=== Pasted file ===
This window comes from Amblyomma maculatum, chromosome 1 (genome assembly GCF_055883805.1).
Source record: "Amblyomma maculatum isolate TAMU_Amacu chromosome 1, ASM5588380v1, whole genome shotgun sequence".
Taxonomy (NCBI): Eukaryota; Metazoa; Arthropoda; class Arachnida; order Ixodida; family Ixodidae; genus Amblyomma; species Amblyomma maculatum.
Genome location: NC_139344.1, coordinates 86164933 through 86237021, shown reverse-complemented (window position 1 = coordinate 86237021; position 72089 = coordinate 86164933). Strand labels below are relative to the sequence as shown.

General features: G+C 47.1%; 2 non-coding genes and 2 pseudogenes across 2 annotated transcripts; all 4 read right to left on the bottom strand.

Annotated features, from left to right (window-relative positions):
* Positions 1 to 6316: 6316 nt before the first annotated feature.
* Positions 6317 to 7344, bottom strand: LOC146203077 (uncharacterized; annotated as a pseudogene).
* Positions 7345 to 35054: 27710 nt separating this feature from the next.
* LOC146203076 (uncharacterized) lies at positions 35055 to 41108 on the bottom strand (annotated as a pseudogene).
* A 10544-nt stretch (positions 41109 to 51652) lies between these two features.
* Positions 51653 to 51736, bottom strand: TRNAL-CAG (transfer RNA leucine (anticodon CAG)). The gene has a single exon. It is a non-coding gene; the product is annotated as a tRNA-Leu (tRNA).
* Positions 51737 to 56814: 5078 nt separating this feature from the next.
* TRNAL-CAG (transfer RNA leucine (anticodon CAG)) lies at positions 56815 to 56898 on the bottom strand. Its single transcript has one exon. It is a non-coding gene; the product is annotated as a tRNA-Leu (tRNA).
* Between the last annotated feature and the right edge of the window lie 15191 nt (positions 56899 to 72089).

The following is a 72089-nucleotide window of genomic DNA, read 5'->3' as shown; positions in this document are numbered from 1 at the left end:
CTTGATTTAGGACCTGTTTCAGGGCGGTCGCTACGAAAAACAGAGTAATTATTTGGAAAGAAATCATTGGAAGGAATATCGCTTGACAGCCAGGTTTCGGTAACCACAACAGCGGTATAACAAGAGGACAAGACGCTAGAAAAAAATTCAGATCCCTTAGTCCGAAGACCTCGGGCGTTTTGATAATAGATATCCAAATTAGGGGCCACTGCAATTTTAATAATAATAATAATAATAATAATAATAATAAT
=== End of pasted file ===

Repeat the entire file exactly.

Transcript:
This window comes from Amblyomma maculatum, chromosome 1 (genome assembly GCF_055883805.1).
Source record: "Amblyomma maculatum isolate TAMU_Amacu chromosome 1, ASM5588380v1, whole genome shotgun sequence".
Taxonomy (NCBI): Eukaryota; Metazoa; Arthropoda; class Arachnida; order Ixodida; family Ixodidae; genus Amblyomma; species Amblyomma maculatum.
Genome location: NC_139344.1, coordinates 86164933 through 86237021, shown reverse-complemented (window position 1 = coordinate 86237021; position 72089 = coordinate 86164933). Strand labels below are relative to the sequence as shown.

General features: G+C 47.1%; 2 non-coding genes and 2 pseudogenes across 2 annotated transcripts; all 4 read right to left on the bottom strand.

Annotated features, from left to right (window-relative positions):
* Positions 1 to 6316: 6316 nt before the first annotated feature.
* Positions 6317 to 7344, bottom strand: LOC146203077 (uncharacterized; annotated as a pseudogene).
* Positions 7345 to 35054: 27710 nt separating this feature from the next.
* LOC146203076 (uncharacterized) lies at positions 35055 to 41108 on the bottom strand (annotated as a pseudogene).
* A 10544-nt stretch (positions 41109 to 51652) lies between these two features.
* Positions 51653 to 51736, bottom strand: TRNAL-CAG (transfer RNA leucine (anticodon CAG)). The gene has a single exon. It is a non-coding gene; the product is annotated as a tRNA-Leu (tRNA).
* Positions 51737 to 56814: 5078 nt separating this feature from the next.
* TRNAL-CAG (transfer RNA leucine (anticodon CAG)) lies at positions 56815 to 56898 on the bottom strand. Its single transcript has one exon. It is a non-coding gene; the product is annotated as a tRNA-Leu (tRNA).
* Between the last annotated feature and the right edge of the window lie 15191 nt (positions 56899 to 72089).

The following is a 72089-nucleotide window of genomic DNA, read 5'->3' as shown; positions in this document are numbered from 1 at the left end:
CTTGATTTAGGACCTGTTTCAGGGCGGTCGCTACGAAAAACAGAGTAATTATTTGGAAAGAAATCATTGGAAGGAATATCGCTTGACAGCCAGGTTTCGGTAACCACAACAGCGGTATAACAAGAGGACAAGACGCTAGAAAAAAATTCAGATCCCTTAGTCCGAAGACCTCGGGCGTTTTGATAATAGATATCCAAATTAGGGGCCACTGCAATTTTAATAATAATAATAATAATAATAATAATAATAAT